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What are the Buddha’s true teachings on the afterlife?

What did the Buddha really say about the after life? I have heard that Buddha said the soul is not permenant. That the soul dies with death, and reincarnation is just your conciousness moving on. I have even heard that He originally never spoke of Nirvana, but one just becomes enlightened to end the cycle. Than why in the Dhammapda does He speak of immortality, surpassing the gods, conquering death, heaven, and hell?

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goodfella
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goodfella

Birth is suffering, He said (in the First Noble Truth). This is implicit of repeated birth: reincarnation. Release from Birth is Nirvaana. That is the Immortal (the place / state that has no birth, has no death). It is supramundane (loka-uttara). It is rest from the round of rebirth. It is Ultimate Release. Perfect Freedom. Liberation, once & for all, from suffering. It is not oblivion. § 235. Consciousness without feature, without end, luminous all around: Here water, earth, fire, & wind have no footing. Here long & short coarse & fine fair & foul name & form are, without… Read more »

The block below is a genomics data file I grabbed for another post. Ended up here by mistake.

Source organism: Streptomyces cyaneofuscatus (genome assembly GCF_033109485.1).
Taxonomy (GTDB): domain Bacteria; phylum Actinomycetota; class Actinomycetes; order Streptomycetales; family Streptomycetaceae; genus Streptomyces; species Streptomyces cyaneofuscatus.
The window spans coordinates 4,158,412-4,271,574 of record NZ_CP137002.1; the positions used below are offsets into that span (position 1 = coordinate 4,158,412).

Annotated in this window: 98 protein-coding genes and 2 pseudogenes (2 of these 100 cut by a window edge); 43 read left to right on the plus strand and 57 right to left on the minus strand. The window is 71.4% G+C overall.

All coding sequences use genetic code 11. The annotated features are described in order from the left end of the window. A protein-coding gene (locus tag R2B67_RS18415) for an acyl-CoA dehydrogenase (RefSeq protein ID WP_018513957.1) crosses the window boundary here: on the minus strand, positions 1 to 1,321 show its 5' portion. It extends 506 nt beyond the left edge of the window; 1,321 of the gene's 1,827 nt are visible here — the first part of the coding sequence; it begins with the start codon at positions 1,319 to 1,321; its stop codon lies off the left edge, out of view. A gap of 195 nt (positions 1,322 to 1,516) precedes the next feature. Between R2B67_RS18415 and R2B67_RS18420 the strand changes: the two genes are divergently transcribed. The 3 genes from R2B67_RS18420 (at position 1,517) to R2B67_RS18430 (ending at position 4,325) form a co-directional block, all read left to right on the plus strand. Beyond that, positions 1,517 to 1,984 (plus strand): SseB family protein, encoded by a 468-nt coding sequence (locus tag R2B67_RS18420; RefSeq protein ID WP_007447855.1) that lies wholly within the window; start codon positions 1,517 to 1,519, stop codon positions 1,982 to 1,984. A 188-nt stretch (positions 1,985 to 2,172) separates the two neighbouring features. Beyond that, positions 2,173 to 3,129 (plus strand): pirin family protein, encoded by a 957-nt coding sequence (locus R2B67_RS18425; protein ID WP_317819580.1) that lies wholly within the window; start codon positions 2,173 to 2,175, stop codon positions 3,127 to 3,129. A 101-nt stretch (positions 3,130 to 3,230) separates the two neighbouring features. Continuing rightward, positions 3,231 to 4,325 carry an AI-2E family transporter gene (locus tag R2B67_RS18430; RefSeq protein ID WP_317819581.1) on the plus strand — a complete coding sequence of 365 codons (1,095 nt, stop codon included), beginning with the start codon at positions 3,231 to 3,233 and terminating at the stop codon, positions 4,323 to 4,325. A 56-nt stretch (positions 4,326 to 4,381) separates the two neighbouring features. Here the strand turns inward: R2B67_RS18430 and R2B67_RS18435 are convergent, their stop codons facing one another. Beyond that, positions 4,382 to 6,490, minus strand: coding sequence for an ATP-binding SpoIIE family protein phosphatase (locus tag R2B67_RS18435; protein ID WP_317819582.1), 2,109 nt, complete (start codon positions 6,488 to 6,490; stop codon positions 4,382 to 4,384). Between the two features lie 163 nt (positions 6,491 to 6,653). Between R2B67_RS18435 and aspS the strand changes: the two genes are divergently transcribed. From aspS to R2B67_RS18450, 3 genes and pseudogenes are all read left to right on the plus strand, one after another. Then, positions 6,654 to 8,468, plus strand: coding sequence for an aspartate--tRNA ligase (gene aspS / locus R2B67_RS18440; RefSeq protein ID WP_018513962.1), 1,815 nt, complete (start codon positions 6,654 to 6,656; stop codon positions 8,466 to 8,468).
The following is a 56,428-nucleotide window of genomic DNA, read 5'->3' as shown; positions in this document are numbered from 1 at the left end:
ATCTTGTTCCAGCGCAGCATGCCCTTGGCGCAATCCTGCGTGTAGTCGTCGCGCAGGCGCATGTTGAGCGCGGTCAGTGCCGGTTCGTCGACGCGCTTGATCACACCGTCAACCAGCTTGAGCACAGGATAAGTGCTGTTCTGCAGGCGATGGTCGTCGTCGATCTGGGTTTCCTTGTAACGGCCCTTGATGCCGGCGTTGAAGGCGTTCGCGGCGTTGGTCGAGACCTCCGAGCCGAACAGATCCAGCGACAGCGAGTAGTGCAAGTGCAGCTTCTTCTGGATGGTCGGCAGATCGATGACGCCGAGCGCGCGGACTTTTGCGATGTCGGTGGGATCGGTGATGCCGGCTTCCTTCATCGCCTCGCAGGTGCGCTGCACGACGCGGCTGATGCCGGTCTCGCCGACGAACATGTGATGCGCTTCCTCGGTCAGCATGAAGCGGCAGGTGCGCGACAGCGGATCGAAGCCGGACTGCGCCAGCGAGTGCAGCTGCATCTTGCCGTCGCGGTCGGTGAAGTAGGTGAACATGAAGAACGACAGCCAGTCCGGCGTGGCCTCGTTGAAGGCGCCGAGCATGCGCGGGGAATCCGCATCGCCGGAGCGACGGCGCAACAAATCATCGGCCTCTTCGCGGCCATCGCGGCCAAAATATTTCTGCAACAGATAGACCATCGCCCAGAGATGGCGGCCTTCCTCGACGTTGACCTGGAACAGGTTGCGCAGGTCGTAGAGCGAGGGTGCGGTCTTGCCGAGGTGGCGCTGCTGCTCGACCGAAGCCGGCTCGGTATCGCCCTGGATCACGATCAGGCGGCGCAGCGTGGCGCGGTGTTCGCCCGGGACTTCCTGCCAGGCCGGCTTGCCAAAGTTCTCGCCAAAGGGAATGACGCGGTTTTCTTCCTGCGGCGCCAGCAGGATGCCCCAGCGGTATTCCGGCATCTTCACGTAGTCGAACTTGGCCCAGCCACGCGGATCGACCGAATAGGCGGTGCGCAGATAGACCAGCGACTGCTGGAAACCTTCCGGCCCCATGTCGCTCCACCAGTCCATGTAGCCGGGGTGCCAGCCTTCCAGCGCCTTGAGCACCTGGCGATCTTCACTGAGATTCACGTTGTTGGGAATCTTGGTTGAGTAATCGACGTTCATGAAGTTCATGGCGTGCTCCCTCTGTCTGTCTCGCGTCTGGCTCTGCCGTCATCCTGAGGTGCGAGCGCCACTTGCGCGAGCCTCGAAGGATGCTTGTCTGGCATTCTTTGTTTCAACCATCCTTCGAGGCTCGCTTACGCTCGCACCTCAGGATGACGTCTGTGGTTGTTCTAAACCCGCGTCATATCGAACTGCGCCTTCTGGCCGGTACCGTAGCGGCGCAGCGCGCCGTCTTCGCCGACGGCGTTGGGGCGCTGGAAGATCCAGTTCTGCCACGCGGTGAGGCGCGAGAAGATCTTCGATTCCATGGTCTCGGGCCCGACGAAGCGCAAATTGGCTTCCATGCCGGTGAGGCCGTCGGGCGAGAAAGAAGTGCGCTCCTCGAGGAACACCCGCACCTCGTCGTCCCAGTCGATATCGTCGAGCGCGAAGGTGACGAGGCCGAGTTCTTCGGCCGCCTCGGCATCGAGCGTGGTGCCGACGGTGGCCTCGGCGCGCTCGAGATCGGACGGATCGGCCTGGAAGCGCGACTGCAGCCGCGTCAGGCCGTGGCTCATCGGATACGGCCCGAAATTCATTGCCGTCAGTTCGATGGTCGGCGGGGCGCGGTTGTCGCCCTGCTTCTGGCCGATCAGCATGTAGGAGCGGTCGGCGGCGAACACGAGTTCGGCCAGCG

Vic
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Vic

Buddha accepted the basic Hindu doctrines of reincarnation and karma, as well as the notion that the ultimate goal of the religious life is to escape the cycle of death and rebirth. Buddha asserted that what keeps us bound to the death/rebirth process is desire, desire in the sense of wanting or craving anything in the world. Hence, the goal of getting off the Ferris wheel of reincarnation necessarily involves freeing oneself from desire. Nirvana is the Buddhist term for liberation. Nirvana literally means extinction, and it refers to the extinction of all craving, an extinction that allows one to… Read more »

TheBloodbrew
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TheBloodbrew

He didn’t speak of the afterlife because it does not concern happiness in this life. It seems like everyone is striving for the afterward and forgetting what we have here. Buddha believed that suffering in life stems from love for material possessions. “If you’ve got nothin’, you’ve got nothin’ to lose.” He believed that liberation from the materialistic world would allow one to transcend the sufferings and miseries that one normally ensues in his or her life.

Rico JPA
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Rico JPA

The immortality and conquering of death, of surmmounting heaven and hell, of surpassing even the gods, comes from discarding the illusion of separation. For those theistic Buddhists who believe in Gods, Buddha surpasses them, because they are still trapped in the illusory world of samsara, while after enlightment, one can rejoin the oneness of everything and no-thing (mu) and be freed from the cycle of rebirth, from the suffering caused by attachment to our illusions of separateness.

Moksha, Nirvana, these are not places, but states of being.

use your brain
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use your brain

consider islam dear, the key of heaven.

Michael
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Michael

He did not address the after-life, because it’s not important for the the ‘here and now’